Analysis: Chang and Halliday on Mao and the Great Leap Forward
No one can deny that Mao Zedong was of enormous significance in shaping the history of China in the modern era or that he was equally significant an actor on the international geopolitical stage. What is debatable is whether or not Mao deserves to be revered as the man who led China out of feudalism and into new prominence as a world power, or despised as a callous man whose only real commitment and passion was for personal power (Wilson, 499). Indeed, Thomas P. Bernstein (24) states that "getting Mao Zedong right has been a formidable challenge" because in the not so distant past he was regarded as a philosopher-king who created an egalitarian and bureaucratic state but more recently is seen as "a member of the monstrous trinity that includes Adolf Hitler and Josef Stalin, and as responsible for more deaths than either of them."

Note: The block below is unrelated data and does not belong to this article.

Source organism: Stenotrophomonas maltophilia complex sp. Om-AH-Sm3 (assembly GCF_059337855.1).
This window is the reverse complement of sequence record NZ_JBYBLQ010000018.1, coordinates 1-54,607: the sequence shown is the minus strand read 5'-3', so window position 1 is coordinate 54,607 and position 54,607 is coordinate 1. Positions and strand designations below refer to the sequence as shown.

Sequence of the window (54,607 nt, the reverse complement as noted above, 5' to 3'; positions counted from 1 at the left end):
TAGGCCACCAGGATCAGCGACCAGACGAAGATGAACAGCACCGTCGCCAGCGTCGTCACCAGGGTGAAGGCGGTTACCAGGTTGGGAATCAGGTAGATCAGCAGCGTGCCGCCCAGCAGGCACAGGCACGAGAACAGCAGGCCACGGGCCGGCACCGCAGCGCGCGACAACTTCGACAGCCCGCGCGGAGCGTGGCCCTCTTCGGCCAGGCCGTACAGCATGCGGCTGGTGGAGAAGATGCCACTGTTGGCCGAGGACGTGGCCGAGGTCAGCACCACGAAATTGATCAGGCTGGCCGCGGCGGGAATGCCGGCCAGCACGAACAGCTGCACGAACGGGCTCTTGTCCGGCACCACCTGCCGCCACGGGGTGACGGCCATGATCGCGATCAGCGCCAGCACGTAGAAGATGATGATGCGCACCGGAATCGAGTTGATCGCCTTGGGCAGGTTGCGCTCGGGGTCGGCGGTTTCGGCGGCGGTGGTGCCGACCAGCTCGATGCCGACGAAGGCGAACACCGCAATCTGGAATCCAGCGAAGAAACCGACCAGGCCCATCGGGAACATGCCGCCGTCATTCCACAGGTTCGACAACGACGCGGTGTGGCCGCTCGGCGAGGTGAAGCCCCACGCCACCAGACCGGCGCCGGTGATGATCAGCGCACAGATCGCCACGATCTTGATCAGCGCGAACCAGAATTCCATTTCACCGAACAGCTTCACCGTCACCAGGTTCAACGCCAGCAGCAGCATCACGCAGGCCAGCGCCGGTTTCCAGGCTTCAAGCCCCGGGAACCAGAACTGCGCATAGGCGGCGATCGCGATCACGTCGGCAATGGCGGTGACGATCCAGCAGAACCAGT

The purpose of this particular essay is threefold: first, a critical analysis of a recent book by Jung Chang and Jon Halliday titled Mao: The Unknown Story will be presented on these authors' interpretation of the Great Leap Forward. Next, given that several authors do not accept the version of the Great Leap Forward described by Chang and Halliday, other analyses of this seminal movement in Maoist China will be explored. Finally, the report will conclude with an assessment of which particular view of Mao's role in the Great Leap Forward is correct.
Chang and Halliday (3) introduce the first chapter of their book by stating that Mao, "who for decades held absolute power over the lives of one-quarter of the world's population, was responsible for well over 70 million deaths in peacetime, more than any other twentieth-century leader." This single introductory statement sets the tone for the analysis provided by these authors who argue in effect that Mao's only goal was to consolidate power in his own hands and to impose his visio...